Have questions about the new W-4 form for 2020?
Datatech’s support department has received numerous calls this year regarding the 2020 W-4 changes. Some customers have reported employees noticing less withholding, some don’t understand the form, and others inquire whether they can continue using the old form. Below are some resources we hope will assist customers with these questions.
Why the new form?
Per the IRS “The new design reduces the form’s complexity and increases the transparency and accuracy of the withholding system. While it uses the same underlying information as the old design, it replaces complicated worksheets with more straightforward questions that make accurate withholding easier for employees.” Click here for more information.
In some cases, while troubleshooting withholding differences with customers, we noticed employees did not accurately count their allowances on the 2019 W-4 form. This corresponds to the IRS statement that the new form will increase accuracy of withholding amounts by eliminating the worksheets. In addition, because tax code has changed, even when following the instructions for calculating allowances on the 2019 W-4, inaccurate withholdings would result.
We’ll discuss how the previous method of calculating allowances equates to directly entering tax credits and how to verify current withholdings for employees.
Allowances vs. Credits
History of Child Tax Credits & How to Calculate Allowances
Starting in 1997, tax filers received an annual Child Tax Credit of $500 per child. To account for this credit on payroll check withholdings, an additional allowance was added per child to the W-4 form. Basically, one allowance equates to about $500 in annual tax credits.
Over the years the Child Tax Credit was increased. Beginning in 2018, the Child Tax Credit became $2,000 per year (This is set to return to $1,000 in 2025). To equate $2,000 in annual tax credits, each eligible child would need to be counted as 4 allowances (4 x $500 = $2,000). For a weekly pay cycle, this would reduce your base federal tax withholding by $38.46 per child ($2,000 / 52 weeks).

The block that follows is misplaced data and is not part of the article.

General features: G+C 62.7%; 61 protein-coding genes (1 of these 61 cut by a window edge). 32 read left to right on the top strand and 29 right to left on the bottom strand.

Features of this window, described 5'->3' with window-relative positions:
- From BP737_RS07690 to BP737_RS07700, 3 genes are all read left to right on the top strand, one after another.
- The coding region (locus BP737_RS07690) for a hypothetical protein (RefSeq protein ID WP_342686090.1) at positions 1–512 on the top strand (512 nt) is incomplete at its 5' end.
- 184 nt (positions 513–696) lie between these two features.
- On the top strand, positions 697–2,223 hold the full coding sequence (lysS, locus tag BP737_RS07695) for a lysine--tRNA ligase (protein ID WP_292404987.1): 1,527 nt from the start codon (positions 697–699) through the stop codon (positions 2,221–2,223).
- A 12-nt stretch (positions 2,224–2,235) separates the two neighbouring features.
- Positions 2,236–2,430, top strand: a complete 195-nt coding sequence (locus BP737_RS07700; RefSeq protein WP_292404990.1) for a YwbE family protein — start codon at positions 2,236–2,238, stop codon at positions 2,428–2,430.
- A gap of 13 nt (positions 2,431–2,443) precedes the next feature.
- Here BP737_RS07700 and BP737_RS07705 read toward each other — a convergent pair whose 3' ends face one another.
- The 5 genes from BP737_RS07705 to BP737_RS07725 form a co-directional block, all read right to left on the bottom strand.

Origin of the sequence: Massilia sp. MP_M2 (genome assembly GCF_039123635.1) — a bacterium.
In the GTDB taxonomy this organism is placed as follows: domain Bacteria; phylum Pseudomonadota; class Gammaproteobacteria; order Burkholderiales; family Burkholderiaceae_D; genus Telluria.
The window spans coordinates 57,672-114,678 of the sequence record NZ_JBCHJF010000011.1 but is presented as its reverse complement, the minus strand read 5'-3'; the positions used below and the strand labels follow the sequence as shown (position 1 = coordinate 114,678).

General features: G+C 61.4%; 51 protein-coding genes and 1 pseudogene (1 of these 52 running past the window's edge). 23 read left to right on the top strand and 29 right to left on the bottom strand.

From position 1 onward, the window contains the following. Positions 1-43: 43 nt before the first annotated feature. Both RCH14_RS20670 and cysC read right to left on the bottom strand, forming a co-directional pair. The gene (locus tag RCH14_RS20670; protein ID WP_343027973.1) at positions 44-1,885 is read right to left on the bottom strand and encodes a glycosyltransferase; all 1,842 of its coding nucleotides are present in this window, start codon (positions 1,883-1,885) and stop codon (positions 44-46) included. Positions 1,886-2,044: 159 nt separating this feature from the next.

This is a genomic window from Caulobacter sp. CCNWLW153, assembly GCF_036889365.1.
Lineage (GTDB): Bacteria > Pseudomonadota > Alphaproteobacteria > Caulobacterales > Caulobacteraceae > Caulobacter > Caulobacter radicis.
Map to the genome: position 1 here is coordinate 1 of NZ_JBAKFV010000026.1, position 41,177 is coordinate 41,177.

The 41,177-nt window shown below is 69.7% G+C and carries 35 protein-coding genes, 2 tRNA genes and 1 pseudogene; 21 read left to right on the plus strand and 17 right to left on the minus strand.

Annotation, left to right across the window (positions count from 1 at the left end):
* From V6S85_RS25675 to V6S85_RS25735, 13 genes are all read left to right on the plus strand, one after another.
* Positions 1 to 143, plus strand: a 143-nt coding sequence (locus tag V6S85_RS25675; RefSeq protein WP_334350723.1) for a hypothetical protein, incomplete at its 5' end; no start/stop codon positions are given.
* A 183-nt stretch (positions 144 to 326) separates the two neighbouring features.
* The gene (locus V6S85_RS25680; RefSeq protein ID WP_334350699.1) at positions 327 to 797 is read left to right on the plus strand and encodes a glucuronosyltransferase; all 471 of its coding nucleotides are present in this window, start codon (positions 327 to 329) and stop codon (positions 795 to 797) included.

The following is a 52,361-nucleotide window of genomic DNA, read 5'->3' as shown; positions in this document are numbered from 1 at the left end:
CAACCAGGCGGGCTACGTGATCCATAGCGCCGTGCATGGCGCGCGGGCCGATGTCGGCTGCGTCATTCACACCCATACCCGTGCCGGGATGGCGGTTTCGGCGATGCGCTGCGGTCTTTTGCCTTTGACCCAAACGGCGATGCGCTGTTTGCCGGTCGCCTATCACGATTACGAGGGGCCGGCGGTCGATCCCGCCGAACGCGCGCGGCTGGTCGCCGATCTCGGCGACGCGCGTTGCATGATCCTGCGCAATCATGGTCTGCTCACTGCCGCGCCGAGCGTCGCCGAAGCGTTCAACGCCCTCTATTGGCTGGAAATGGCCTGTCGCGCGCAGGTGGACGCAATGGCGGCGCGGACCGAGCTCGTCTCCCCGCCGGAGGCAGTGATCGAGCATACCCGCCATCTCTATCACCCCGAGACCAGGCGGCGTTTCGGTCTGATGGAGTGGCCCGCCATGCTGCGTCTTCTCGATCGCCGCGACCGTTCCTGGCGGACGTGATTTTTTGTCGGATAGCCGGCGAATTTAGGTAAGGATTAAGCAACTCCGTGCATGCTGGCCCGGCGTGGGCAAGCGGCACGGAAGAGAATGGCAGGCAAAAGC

With the 2018 W-4, the instructions for calculating the Personal Allowances was shifted to a worksheet on page 3. Additionally, with a new credit for non child dependents, in section F individuals were instructed to add 1 additional allowance for other eligible dependents. (This is equivalent to the $500 credit for other dependents on the 2020 W-4.)
Other factors, including income levels, also would need to be taken into account to accurately calculate allowances. Below is the Personal Allowance Worksheet from the 2019 W-4 form:
Another issue with this worksheet is that beyond the personal tax exemption, there are no other tax credits for yourself/spouse/head of household in the tax code. Therefore, adding these as allowances caused further inaccurate withholding calculations.
The new W-4 form eliminates the issues that cause inaccurate tax withholdings.
Instead of having to add 4 allowances per child to equal one $2,000 child tax credit, the new form simplifies the entry. Now the number of eligible children are simply multiplied by the credit to arrive at the total annual Child Tax Credits they receive. Other non child dependents are multiplied by the annual $500 credit.
How to compare tax deductions using Allowances vs. Child Credits
As mentioned above, there are two issues when comparing 2019/Prior W-4 settings to 2020 W-4 settings.
As an example, we’ll compare a single employee with 2 children. Taking into account there are no personal credits, allowances of 8 (2 X 4) using the 2019 W-4 Form setting is equivalent to using the 2020 form and Dependent credits of $4,000 (2 x $2,000).
If the employee account has less than 8 allowances with the 2019 W-4 setting, there will be less withheld because the full amount of credits are not being applied.